The effort of the federal government to boost agricultural productions is yielding result as Lagos Ports recorded 160 per cent increase in agricultural exports in 2017.
Minister of Agriculture and Rural Development, Chief Audu Ogbeh, disclosed this yesterday at a retreat held in conjunction with Synergos towards enhancing public service delivery.
Ogbeh said the increase projected a robust outlook as the country exported more than it was importing last year.
The minister said that more than 35 million dollars was earned last year from the export of Zobo, a local drink produced from Hibiscus leaves.
“All containers that used to carry cargo before and were half empty are now going out fully loaded with goods for export, such that we are now short of containers at the ports,” Ogbeh said.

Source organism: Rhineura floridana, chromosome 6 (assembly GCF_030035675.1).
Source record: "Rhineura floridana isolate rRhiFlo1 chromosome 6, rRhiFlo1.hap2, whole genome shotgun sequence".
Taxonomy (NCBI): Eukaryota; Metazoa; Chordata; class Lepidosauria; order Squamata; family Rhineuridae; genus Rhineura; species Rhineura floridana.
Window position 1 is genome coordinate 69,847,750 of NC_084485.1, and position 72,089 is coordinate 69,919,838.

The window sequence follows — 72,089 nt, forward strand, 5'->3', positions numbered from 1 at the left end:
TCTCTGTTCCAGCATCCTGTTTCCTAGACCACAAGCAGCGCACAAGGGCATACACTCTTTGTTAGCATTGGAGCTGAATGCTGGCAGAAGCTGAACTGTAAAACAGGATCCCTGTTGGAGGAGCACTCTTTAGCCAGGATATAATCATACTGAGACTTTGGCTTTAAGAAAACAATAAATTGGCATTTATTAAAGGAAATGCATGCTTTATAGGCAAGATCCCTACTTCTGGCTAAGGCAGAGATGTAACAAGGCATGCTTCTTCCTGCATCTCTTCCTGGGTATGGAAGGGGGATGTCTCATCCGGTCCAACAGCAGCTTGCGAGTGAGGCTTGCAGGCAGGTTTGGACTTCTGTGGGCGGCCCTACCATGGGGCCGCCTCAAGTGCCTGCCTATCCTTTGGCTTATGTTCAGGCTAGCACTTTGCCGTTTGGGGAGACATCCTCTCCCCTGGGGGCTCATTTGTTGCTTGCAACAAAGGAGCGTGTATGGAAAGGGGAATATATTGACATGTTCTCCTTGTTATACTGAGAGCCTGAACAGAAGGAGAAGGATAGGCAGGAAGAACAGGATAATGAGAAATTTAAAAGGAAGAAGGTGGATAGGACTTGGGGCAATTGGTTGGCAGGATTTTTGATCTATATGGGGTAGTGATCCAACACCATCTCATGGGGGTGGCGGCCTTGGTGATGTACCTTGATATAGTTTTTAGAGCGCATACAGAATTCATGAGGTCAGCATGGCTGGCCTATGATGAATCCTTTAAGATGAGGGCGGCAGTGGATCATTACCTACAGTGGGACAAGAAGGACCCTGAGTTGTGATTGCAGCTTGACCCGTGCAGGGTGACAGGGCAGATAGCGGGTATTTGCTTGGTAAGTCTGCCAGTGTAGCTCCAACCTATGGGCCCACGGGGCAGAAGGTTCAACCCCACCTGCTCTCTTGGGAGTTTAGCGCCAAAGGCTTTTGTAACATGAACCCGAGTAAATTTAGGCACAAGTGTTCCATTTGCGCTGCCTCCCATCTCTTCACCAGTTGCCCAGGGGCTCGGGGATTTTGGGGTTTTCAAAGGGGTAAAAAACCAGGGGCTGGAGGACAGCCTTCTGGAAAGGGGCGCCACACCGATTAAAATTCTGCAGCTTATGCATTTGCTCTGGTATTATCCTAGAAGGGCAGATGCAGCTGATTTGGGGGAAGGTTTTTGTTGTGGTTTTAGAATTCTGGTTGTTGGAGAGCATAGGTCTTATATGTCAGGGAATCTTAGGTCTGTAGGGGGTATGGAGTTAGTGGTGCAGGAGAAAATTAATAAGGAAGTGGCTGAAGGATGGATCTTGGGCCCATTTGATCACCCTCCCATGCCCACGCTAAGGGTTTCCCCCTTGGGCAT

He stressed that apart from oil and gas, agriculture was the biggest sector in terms of job creation in the country, saying that additional six million jobs were expected to be created by the 12 million Nigerians involved in the cultivation of rice.
“This year is our last lap and today, rice importation from Thailand has drastically reduced by 95 percent as directed by the President, who wants Nigeria to be a major exporter of food. There is a demand for Nigeria’s agro produce. All we need do is to strengthen our quality control and once make agriculture a force and a national culture,” he said.
He criticised the practice of drying tomato in Kano and Katsina States, which he said is harmful for human consumption, when they come in contact with the excrement of goats and cattle, whenever they run their mouths on them.
Ogbeh also added that government has the desire to open new frontiers this year by focusing heavily on improved fertilizer blending and plantation crops particularly cashews and cocoa.
Nigeria is presently rated as the fourth leading producer of cocoa beans in the world, behind Cote d’ Ivoire, Ghana and Indonesia.